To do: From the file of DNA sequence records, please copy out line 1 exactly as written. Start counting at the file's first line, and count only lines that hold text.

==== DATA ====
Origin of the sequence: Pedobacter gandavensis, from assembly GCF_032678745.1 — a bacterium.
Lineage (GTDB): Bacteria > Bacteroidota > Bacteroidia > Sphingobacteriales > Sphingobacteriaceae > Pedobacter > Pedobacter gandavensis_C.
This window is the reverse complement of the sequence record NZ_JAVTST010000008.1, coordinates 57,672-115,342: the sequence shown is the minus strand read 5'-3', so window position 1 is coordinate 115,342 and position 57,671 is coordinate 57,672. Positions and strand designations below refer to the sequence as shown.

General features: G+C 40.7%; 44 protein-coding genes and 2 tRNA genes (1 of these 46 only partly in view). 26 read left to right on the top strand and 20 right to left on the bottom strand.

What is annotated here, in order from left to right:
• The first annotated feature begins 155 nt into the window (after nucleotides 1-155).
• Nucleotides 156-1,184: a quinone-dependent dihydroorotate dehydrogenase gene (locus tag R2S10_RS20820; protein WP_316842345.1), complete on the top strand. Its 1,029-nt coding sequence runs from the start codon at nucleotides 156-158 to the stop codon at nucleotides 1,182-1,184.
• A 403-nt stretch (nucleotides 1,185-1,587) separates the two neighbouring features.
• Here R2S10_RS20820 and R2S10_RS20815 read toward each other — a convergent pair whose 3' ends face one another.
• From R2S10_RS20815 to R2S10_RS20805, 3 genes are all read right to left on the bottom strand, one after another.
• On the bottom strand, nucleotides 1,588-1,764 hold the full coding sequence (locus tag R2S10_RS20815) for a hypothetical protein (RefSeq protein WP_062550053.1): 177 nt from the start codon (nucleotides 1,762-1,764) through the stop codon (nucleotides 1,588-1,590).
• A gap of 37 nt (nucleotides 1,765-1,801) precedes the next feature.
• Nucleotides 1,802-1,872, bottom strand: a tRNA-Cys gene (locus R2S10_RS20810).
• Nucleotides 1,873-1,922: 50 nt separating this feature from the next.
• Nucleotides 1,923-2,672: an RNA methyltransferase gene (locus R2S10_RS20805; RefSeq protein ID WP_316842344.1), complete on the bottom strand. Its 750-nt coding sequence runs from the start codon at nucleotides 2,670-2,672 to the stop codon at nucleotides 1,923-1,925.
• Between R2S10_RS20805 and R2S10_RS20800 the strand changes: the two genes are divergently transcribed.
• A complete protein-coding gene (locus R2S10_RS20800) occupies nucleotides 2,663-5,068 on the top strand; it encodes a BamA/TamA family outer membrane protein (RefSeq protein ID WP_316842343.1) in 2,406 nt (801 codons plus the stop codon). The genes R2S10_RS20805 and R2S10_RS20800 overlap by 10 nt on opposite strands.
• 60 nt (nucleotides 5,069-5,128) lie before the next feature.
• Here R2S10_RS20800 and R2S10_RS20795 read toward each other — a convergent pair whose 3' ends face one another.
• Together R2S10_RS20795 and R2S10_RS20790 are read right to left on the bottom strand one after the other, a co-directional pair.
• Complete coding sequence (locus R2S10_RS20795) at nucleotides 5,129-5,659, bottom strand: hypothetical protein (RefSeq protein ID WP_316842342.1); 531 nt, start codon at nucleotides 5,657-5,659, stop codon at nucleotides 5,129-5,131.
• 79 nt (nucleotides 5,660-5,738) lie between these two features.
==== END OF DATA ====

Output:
Origin of the sequence: Pedobacter gandavensis, from assembly GCF_032678745.1 — a bacterium.